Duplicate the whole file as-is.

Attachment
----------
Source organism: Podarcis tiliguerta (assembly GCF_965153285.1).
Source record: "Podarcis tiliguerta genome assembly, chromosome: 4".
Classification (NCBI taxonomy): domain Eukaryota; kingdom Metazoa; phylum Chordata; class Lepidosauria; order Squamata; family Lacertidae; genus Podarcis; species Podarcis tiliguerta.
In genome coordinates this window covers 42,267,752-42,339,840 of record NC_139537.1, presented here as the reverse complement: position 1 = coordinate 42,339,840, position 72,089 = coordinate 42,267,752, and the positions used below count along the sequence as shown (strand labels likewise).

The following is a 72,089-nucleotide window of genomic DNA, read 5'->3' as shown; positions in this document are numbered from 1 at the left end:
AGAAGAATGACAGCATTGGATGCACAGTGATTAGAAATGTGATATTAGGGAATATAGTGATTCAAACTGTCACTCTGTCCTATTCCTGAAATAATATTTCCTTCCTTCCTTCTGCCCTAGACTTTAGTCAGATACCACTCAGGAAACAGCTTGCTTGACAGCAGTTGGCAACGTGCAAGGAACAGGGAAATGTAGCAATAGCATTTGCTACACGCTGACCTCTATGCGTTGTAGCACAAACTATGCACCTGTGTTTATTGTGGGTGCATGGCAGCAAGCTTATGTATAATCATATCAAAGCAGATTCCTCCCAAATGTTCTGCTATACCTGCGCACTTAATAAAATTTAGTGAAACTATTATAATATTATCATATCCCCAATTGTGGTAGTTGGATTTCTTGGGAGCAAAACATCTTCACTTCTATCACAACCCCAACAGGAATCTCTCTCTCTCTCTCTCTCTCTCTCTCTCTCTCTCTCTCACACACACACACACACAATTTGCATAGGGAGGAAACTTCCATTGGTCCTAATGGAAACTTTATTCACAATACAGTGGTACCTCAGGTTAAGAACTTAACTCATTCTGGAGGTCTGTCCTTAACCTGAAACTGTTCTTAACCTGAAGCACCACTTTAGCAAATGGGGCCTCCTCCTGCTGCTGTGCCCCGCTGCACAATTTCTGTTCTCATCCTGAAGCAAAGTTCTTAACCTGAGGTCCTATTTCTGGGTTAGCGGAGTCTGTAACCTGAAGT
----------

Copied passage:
Source organism: Podarcis tiliguerta (assembly GCF_965153285.1).
Source record: "Podarcis tiliguerta genome assembly, chromosome: 4".
Classification (NCBI taxonomy): domain Eukaryota; kingdom Metazoa; phylum Chordata; class Lepidosauria; order Squamata; family Lacertidae; genus Podarcis; species Podarcis tiliguerta.
In genome coordinates this window covers 42,267,752-42,339,840 of record NC_139537.1, presented here as the reverse complement: position 1 = coordinate 42,339,840, position 72,089 = coordinate 42,267,752, and the positions used below count along the sequence as shown (strand labels likewise).

The following is a 72,089-nucleotide window of genomic DNA, read 5'->3' as shown; positions in this document are numbered from 1 at the left end:
AGAAGAATGACAGCATTGGATGCACAGTGATTAGAAATGTGATATTAGGGAATATAGTGATTCAAACTGTCACTCTGTCCTATTCCTGAAATAATATTTCCTTCCTTCCTTCTGCCCTAGACTTTAGTCAGATACCACTCAGGAAACAGCTTGCTTGACAGCAGTTGGCAACGTGCAAGGAACAGGGAAATGTAGCAATAGCATTTGCTACACGCTGACCTCTATGCGTTGTAGCACAAACTATGCACCTGTGTTTATTGTGGGTGCATGGCAGCAAGCTTATGTATAATCATATCAAAGCAGATTCCTCCCAAATGTTCTGCTATACCTGCGCACTTAATAAAATTTAGTGAAACTATTATAATATTATCATATCCCCAATTGTGGTAGTTGGATTTCTTGGGAGCAAAACATCTTCACTTCTATCACAACCCCAACAGGAATCTCTCTCTCTCTCTCTCTCTCTCTCTCTCTCTCTCTCTCACACACACACACACACAATTTGCATAGGGAGGAAACTTCCATTGGTCCTAATGGAAACTTTATTCACAATACAGTGGTACCTCAGGTTAAGAACTTAACTCATTCTGGAGGTCTGTCCTTAACCTGAAACTGTTCTTAACCTGAAGCACCACTTTAGCAAATGGGGCCTCCTCCTGCTGCTGTGCCCCGCTGCACAATTTCTGTTCTCATCCTGAAGCAAAGTTCTTAACCTGAGGTCCTATTTCTGGGTTAGCGGAGTCTGTAACCTGAAGT